Timing is clearly of great importance to investors. Buying the right company at the wrong time could lead to disappointing investment returns. Therefore, it seems prudent for investors to not only buy stocks which are performing relatively well today, but which are expected to report significantly improved performance over the medium term. As such, buying this high-yielding share ahead of improving profitability could lead to share price gains of over 25% within two years.
Today’s update from the AA (LSE: AA) shows it trading in line with expectations. It has achieved an important milestone with growth in memberships, with the number of paid personal memberships at 31 January being almost 3.4m. This represents growth of 0.4% since 31 July 2016, with the AA’s strategy of focusing on retaining customers as well as winning new business proving successful.
Customer numbers have been boosted by innovation, with the company’s new customer relationship management system and digital channel helping to differentiate it from the competition. It has been able to introduce cost savings that have made the business more efficient, while the insurance division has also started to show progress. This is despite three successive rises in Insurance Premium Tax (IPT), which have made trading conditions challenging.
While the AA’s performance has been solid, it’s due to rapidly improve. In the 2017 financial year ended 31 January, it was due to record a rise in earnings of 1%. In the 2018 and 2019 financial years, the company’s bottom line is forecast to rise by 12% and 15% respectively. This puts the stock on a price-to-earnings growth (PEG) ratio of 0.5, which indicates there’s considerable upside. In fact, if the firm meets its forecasts in the next two years and rises by 25% in the period, its shares will have a price-to-earnings (P/E) ratio of 10.5. This would indicate they still offer excellent value for money.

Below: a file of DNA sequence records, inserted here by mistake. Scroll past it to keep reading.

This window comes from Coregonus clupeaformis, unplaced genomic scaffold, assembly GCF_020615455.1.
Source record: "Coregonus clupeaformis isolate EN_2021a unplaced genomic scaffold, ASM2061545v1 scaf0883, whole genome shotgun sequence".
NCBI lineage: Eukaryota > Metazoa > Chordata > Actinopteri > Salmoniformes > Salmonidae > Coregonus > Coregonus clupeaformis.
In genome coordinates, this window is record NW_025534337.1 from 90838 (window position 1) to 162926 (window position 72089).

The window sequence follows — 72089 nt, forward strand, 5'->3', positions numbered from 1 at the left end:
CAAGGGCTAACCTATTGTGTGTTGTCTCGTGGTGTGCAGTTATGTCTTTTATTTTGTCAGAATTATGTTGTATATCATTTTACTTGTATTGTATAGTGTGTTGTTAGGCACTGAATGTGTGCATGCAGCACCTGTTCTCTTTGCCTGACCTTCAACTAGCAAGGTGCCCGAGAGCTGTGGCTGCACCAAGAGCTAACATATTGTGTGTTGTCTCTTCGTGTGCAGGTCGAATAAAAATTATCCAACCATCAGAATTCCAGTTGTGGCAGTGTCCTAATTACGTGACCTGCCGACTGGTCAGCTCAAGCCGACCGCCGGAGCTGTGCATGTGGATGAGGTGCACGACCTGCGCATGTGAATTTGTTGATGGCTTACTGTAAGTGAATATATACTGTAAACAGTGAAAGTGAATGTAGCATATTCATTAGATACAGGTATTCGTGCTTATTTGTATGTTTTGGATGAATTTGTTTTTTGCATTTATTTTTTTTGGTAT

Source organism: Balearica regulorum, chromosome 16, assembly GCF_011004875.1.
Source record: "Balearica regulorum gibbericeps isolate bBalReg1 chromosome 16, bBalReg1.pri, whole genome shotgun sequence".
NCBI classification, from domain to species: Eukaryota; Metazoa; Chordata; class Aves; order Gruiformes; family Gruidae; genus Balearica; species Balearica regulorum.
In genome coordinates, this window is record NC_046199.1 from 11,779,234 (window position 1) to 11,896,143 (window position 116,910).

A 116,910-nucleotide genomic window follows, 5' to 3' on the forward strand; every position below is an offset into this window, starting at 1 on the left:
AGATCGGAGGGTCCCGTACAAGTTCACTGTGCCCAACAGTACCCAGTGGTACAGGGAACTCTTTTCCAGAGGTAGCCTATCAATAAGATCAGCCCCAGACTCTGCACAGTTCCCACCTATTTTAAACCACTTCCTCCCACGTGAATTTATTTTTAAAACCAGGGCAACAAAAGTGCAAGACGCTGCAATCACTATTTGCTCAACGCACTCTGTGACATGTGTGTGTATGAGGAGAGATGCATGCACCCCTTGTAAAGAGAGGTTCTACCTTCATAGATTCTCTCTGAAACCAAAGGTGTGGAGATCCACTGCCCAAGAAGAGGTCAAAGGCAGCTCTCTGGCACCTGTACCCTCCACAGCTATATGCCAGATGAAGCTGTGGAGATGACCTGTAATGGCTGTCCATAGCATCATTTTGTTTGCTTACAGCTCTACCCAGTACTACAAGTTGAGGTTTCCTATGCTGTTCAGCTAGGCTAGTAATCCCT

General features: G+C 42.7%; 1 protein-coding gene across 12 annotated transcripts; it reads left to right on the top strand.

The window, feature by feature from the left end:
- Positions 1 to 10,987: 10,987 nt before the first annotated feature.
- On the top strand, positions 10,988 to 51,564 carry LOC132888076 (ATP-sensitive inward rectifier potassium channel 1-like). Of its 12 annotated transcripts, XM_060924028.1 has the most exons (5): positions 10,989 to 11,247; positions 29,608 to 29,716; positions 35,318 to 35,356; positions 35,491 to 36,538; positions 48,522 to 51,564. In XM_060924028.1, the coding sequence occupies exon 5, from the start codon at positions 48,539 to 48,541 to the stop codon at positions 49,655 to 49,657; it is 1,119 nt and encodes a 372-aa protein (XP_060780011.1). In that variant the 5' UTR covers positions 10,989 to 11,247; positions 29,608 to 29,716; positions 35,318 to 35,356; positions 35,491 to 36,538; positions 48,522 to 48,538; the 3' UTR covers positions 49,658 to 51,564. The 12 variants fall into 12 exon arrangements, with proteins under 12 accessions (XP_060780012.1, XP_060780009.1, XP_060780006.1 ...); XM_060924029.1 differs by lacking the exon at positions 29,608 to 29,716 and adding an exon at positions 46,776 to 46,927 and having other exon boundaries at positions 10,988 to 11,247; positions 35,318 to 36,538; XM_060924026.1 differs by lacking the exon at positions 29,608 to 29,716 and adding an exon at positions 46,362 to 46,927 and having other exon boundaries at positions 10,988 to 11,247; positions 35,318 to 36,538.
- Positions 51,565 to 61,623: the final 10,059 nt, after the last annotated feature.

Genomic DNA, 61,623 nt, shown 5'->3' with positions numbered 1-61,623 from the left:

The AA’s outlook rivals that of fellow insurance business Prudential (LSE: PRU). It’s forecast to record a rise in its bottom line of 16% this year, followed by growth of 8% next year. However, it trades on a higher PEG ratio than the AA, with Prudential’s PEG being 1.3. While this indicates there’s less potential upside over the medium term, Prudential’s business model arguably carries lower risk than its insurance peer. It has exposure to the emerging world in particular, which provides it with a highly desirable long-term growth profile.
Of course, the AA remains a more enticing income option, since it yields 4.2% from a dividend which is covered 2.5 times by profit. This compares to Prudential’s yield of 2.8%, which is covered 2.9 times by earnings. Since both stocks trade on relatively low valuations, they appear to be strong buys for the medium term, with the AA having 25% or more upside between now and 2019.
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Peter Stephens owns shares of Prudential. The Motley Fool UK has no position in any of the shares mentioned. We Fools don't all hold the same opinions, but we all believe that considering a diverse range of insights makes us better investors.